The Nova-Scotia magazine

Magasin de QuébecThe Quebec magazine = Magasin de Québec

The British-American Register

The Christian recorder

The bee

The Colonial Churchman .

The church record for Diocese of New Westminster . Church record

The West

The Alberta Star

Government Publications

Canada. Dept. of National Defence. The Canadian Navy list for ... Canadian Navy list.

The quarterly militia list of the Dominion of Canada

The civil service list of Canada, 1899 : containing the names of all persons employed in the several departments of the civil service, together with those employed in the two Houses of Parliament, on the 1st July 1899 ... to which are added the Civil Service Act ... the Civil Service Superannuation Act ... the Civil Service Insurance Act, and the act providing for the retirement of members of the Civil Service, cap. 17, 61 V., with an analytical index to each / the whole arranged and prepared under the direction of the Hon. the Secretary of State, pursuant to sec. 59 of "The Civil Service Act"


Analyse des actes de François Trottain, notaire royal : gardenote au Cap de la Magdeleine, Champlain, Batiscan et Ste-Anne, résidant à Ste-Anne

Ontarian families : genealogies of United-Empire-Loyalist and other pioneer families of Upper Canada

L'Indicateur de Québec & Lévis = The Quebec and Levis directory

The City of Toronto and the home district commercial directory and register, with almanack and calendar for 1837

An Almanack for the year of our Lord ... / by Theophrastus

Sunday, 10 February 2019

52 Ancestors: Week 6 - Digging Deeper

This week's 52 Ancestors in 52 Weeks blogging prompt is "Surprise". We all know about the big genealogy sites such as Ancestry, Family Search, My Heritage, Find My Past, and Library and Archives Canada (LAC). But where else can you look?  What I'm going to focus on this week is some of the lessor known ways to find unexpected information on your Canadian ancestors. By doing a little digging, you can find some real gems.

These genealogy web sites are volunteer run and cover particular areas of research. They are a great places to find information and helpful links. A lot of these are hosted through RootsWeb. Thankfully, RootsWeb seems to up and running again for most of their sites. I'm just putting the provincial and territorial ones here, as they usually provide links to the smaller county/township/parish GenWebs on their sites.

I love old photos. You'd be surprised what you can learn from them. Of course the best way to find photos is through family, friends, and genealogy cousins. However, that's not the only place:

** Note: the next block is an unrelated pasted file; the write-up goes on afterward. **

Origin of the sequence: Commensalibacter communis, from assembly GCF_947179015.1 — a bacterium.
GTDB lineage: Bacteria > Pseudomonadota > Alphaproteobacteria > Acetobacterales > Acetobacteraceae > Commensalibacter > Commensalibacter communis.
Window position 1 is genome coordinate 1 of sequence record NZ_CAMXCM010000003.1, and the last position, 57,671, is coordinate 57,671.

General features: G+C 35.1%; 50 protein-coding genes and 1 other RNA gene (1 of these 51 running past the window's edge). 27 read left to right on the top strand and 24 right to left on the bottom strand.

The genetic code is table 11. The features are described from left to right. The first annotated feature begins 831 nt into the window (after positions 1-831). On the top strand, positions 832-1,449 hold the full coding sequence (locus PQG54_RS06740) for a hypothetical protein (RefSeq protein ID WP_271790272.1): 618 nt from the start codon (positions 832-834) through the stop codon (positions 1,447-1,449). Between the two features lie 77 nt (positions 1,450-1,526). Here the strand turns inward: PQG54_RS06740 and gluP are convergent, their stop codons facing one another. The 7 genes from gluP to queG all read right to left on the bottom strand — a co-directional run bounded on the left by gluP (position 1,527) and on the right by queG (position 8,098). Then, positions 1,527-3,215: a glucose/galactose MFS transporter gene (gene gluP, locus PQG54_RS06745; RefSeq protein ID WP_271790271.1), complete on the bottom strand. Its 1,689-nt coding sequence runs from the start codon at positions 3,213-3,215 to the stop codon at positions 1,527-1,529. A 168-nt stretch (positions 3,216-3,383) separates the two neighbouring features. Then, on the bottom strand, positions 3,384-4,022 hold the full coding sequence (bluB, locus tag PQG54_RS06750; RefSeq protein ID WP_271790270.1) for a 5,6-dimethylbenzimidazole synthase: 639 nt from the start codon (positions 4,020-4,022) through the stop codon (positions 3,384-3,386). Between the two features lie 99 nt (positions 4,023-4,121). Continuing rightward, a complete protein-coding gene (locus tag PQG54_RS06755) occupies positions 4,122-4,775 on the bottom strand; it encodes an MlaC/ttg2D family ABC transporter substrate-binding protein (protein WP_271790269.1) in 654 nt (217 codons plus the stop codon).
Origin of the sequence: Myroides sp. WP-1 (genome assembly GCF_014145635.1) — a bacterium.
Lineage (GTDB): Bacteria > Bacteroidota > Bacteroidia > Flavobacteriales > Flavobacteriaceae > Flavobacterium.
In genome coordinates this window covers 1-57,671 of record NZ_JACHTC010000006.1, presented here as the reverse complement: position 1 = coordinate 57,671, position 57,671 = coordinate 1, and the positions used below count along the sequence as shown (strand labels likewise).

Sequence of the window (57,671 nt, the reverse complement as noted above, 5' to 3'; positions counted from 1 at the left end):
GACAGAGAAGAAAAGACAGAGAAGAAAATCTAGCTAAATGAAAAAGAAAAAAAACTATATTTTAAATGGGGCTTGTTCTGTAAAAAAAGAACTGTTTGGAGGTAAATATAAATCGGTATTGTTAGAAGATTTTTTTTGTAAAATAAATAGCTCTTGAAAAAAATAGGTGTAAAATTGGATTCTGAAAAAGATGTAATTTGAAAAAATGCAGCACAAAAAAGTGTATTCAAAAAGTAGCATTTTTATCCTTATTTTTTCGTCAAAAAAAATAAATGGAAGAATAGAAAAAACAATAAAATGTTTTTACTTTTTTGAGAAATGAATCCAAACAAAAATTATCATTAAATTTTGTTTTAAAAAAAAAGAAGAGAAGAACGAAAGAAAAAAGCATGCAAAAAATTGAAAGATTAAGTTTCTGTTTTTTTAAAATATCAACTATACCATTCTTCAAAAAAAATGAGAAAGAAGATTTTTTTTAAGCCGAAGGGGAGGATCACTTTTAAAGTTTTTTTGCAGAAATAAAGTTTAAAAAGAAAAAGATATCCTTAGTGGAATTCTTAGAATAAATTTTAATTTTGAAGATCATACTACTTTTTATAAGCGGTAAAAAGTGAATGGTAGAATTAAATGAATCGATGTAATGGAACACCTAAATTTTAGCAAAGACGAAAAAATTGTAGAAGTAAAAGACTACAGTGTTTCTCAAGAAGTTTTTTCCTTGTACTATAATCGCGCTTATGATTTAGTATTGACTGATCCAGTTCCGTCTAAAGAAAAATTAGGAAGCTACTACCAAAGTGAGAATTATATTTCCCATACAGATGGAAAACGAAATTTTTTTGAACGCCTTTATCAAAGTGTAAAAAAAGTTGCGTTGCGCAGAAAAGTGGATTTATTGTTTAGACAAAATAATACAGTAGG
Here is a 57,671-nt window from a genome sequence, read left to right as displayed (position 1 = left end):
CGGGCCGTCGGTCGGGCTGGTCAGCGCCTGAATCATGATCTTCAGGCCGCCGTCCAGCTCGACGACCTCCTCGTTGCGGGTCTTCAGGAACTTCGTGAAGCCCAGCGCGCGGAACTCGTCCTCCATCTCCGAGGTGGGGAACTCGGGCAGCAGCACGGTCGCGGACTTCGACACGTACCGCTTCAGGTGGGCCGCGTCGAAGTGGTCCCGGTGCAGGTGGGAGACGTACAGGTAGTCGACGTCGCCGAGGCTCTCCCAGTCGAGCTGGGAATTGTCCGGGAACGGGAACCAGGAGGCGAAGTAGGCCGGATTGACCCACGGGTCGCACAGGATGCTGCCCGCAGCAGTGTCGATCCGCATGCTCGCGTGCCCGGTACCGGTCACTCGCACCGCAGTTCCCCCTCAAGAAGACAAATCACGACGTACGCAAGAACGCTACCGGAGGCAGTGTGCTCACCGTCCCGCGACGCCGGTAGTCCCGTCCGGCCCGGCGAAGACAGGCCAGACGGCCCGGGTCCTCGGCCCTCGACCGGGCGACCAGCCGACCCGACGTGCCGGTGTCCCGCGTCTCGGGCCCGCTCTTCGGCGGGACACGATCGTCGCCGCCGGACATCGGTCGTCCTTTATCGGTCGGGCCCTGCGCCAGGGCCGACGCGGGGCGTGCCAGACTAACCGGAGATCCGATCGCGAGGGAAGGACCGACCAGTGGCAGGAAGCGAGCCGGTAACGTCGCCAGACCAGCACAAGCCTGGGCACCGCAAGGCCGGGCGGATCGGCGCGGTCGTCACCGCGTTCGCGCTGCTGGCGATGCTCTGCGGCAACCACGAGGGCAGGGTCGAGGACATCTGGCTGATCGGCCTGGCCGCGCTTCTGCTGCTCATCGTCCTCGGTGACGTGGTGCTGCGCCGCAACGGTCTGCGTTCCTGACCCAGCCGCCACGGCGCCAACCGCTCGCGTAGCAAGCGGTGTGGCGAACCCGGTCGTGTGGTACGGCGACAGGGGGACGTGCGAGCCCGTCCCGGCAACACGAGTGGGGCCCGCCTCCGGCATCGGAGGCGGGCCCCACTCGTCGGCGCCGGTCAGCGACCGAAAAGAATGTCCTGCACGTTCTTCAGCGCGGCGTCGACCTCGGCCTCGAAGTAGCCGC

• eBay always has a selection of vintage photos for sale
  • Antique Shops have photos galore. Do a Google search of shops in your desired area. Some are lucky enough to have websites, but many do not. However you can still find contact information. 
  • Pinterest has great old photos of people and places.
  • Check the photo collections on Museum and Archives websites. You may find an ancestor.

Books and Published Works
Not all of us are going to have books written about our ancestors. For the vast majority of us, our ancestors weren't famous or held positions that would warrant them being mentioned. Local history books can give us a feel of what our ancestors' life was like though. Need a "how to" book? With the ease of self publishing, there's a most likely a book out there for it. Looking for cemetery transcriptions? Church records? Transcriptions are not infallible, but if you're researching from a distance, they can be a huge help to your research. 
  • Genealogical Societies, Family History Societies, and Museums. We know about the big provincial ones. But try using Google to find smaller ones. They might not have a website but you should be able to find contact information at the very least. The trick is to go deeper into Google's search results. By typing in "Moncton Genealogy Society" I found on page 3 of the results the Lutz Mountain Heritage Museum and Genealogical Research Facility. They focus on Pennsylvania Germans who came and settled in that area of New Brunswick, and have books on local history and genealogy.
  • Internet Archive. City Directories, local history books, telephone directories, pamphlets , and brochures are just some of the surprising things you'll find on there. Be creative with your searching though. Try using different key words and phrases.